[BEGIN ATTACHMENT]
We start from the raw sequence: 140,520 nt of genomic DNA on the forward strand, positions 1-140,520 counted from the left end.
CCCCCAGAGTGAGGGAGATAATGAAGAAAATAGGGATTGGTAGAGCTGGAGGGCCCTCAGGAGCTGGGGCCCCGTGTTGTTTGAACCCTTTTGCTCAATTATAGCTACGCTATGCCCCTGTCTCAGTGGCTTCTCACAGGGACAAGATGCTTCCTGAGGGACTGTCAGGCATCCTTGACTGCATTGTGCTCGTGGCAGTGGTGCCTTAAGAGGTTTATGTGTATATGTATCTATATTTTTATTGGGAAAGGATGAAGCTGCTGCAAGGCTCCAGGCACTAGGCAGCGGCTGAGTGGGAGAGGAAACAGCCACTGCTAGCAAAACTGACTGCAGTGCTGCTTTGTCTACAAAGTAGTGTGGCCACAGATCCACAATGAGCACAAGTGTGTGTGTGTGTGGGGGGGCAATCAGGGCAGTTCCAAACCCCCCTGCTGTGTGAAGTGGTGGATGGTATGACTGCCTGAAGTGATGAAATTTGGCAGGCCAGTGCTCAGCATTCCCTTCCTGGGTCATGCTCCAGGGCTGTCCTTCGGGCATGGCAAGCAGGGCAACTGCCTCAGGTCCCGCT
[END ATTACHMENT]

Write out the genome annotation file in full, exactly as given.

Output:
We start from the raw sequence: 140,520 nt of genomic DNA on the forward strand, positions 1-140,520 counted from the left end.
CCCCCAGAGTGAGGGAGATAATGAAGAAAATAGGGATTGGTAGAGCTGGAGGGCCCTCAGGAGCTGGGGCCCCGTGTTGTTTGAACCCTTTTGCTCAATTATAGCTACGCTATGCCCCTGTCTCAGTGGCTTCTCACAGGGACAAGATGCTTCCTGAGGGACTGTCAGGCATCCTTGACTGCATTGTGCTCGTGGCAGTGGTGCCTTAAGAGGTTTATGTGTATATGTATCTATATTTTTATTGGGAAAGGATGAAGCTGCTGCAAGGCTCCAGGCACTAGGCAGCGGCTGAGTGGGAGAGGAAACAGCCACTGCTAGCAAAACTGACTGCAGTGCTGCTTTGTCTACAAAGTAGTGTGGCCACAGATCCACAATGAGCACAAGTGTGTGTGTGTGTGGGGGGGCAATCAGGGCAGTTCCAAACCCCCCTGCTGTGTGAAGTGGTGGATGGTATGACTGCCTGAAGTGATGAAATTTGGCAGGCCAGTGCTCAGCATTCCCTTCCTGGGTCATGCTCCAGGGCTGTCCTTCGGGCATGGCAAGCAGGGCAACTGCCTCAGGTCCCGCT